Many former Nissan drivers have defected to Toyota, whose models this season have more kick. Nissan can ill afford to run on empty until a jointly designed and built Renault-Nissan car is ready. Schroders Securities sees Nissan's operating profit falling as low as $380 million, less than half its targeted $857 million for the year ending Mar. 31. Nissan is not alone. On an operating level, Isuzu, which is 49% owned by General Motors, is looking at a $200 million loss for 1999.
The deadly combination of a strong yen and a local recession also puts strains on these partnerships. Roughly half of Japanese auto makers' domestic production is sold overseas. So any foreign partners must either help the Japanese build up plants overseas or remain vulnerable to volatile currency fluctuations.
Just look at what's happening to Mazda. Since taking control in 1996, Ford has slashed Mazda's payroll by 7%, reduced the number of its platforms by 30%, and taken an ax to its subsidiaries. Yet the company remains on slippery ground. Mazda recently revised down its forecast of net profits for this year to $238 million, from $381 million. The problem: Mazda depends on exports for 60% of its revenues, and a stronger yen is squeezing company profits.
Melding operations with foreigners and standardizing parts should help Japan's auto makers become leaner and more competitive in unforgiving environments. But such arrangements take time. Mazda and Ford will launch their first jointly developed sport-ute based on a common platform only this year, four years after the merger.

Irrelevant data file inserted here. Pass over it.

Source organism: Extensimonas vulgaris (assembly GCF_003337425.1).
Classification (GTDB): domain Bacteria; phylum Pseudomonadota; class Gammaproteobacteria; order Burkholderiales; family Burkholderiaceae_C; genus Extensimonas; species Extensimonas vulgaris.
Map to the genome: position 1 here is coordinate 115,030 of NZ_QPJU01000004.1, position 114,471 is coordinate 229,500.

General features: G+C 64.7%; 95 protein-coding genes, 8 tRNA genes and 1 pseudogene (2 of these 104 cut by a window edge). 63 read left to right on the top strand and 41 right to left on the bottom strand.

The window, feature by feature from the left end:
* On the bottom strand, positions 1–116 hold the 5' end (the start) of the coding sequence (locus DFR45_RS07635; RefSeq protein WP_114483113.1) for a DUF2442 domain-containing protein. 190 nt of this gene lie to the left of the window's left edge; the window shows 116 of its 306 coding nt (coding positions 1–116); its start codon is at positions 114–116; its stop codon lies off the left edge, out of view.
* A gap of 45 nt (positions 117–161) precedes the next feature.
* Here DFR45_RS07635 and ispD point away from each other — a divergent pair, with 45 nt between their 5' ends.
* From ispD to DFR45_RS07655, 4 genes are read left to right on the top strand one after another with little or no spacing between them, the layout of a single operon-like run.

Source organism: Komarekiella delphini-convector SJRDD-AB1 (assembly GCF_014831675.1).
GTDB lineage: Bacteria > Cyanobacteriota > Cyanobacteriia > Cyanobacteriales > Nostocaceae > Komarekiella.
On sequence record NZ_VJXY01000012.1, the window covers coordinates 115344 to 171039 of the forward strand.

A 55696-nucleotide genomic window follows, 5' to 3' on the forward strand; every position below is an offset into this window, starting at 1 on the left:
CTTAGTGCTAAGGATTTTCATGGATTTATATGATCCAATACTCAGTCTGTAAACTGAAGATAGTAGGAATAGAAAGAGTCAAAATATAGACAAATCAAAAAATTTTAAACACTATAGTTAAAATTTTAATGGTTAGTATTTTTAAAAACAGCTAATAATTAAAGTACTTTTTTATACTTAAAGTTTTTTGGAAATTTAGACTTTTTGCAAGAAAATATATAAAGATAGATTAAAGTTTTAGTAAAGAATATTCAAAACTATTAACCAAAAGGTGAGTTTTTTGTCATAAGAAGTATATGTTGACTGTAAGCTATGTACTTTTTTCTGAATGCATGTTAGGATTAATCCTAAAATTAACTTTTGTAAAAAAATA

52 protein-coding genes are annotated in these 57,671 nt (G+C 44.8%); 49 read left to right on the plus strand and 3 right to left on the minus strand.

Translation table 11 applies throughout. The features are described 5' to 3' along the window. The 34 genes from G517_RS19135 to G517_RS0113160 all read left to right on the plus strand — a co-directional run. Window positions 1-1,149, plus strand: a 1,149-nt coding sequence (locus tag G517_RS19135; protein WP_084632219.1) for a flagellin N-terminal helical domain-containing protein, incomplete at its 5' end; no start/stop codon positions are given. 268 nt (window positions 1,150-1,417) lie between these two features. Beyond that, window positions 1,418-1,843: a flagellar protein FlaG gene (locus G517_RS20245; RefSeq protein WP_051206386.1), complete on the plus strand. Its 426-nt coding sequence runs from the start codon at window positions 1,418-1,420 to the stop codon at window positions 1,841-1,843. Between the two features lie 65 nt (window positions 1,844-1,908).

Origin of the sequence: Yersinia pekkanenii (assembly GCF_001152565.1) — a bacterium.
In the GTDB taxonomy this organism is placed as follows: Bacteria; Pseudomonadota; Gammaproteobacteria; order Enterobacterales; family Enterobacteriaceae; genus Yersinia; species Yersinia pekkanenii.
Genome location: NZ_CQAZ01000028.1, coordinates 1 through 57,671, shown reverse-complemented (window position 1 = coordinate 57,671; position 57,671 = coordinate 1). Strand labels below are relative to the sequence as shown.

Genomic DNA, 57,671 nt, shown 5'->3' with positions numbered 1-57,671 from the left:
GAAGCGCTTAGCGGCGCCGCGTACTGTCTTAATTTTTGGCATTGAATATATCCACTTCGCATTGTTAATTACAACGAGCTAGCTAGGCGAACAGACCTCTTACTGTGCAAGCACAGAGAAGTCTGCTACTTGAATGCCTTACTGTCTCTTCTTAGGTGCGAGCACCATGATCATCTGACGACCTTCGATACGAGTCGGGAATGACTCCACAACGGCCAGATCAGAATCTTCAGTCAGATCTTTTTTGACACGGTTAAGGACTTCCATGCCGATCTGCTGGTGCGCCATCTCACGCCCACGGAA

UNTIMELY EXIT. And Ford executives at Mazda still have trouble convincing employees to accept drastic restructuring. Mazda's former president, James E. Miller, 55, surprised investors and Mazda employees alike when he abruptly resigned in December--officially for health reasons--after only two years at Mazda. He announced that Mazda board members had appointed Mark Fields, a 39-year-old vice-president drafted from Ford, to replace him. Analysts suspect problems with Mazda's union were the real reason for his speedy exit.
DaimlerChrysler may not find a warm reception at Mitsubishi either. They are far from strangers: Chrysler held a 15% stake in Mitsubishi until 1993. And until 1996, Daimler worked with Mitsubishi to sell passenger cars and create commercial vehicles in Japan. Neither alliance ended well. Mitsubishi may be more cooperative this time. "If Daimler walks away from this one, Mitsubishi looks very vulnerable," observes Steve Usher, automotive analyst at Jardine Fleming Securities Ltd. in Tokyo. Then again, Mitsubishi employees hope that even if Daimler takes over, the company payroll will stay untouched. There's no guarantee of that.
Working within Japan's societal constraints may be important, but so is survival. If Mitsubishi and its foreign white knight agree to cut costs, their merger could succeed beyond anyone's dreams. But the formula for success in Japan is an elusive one.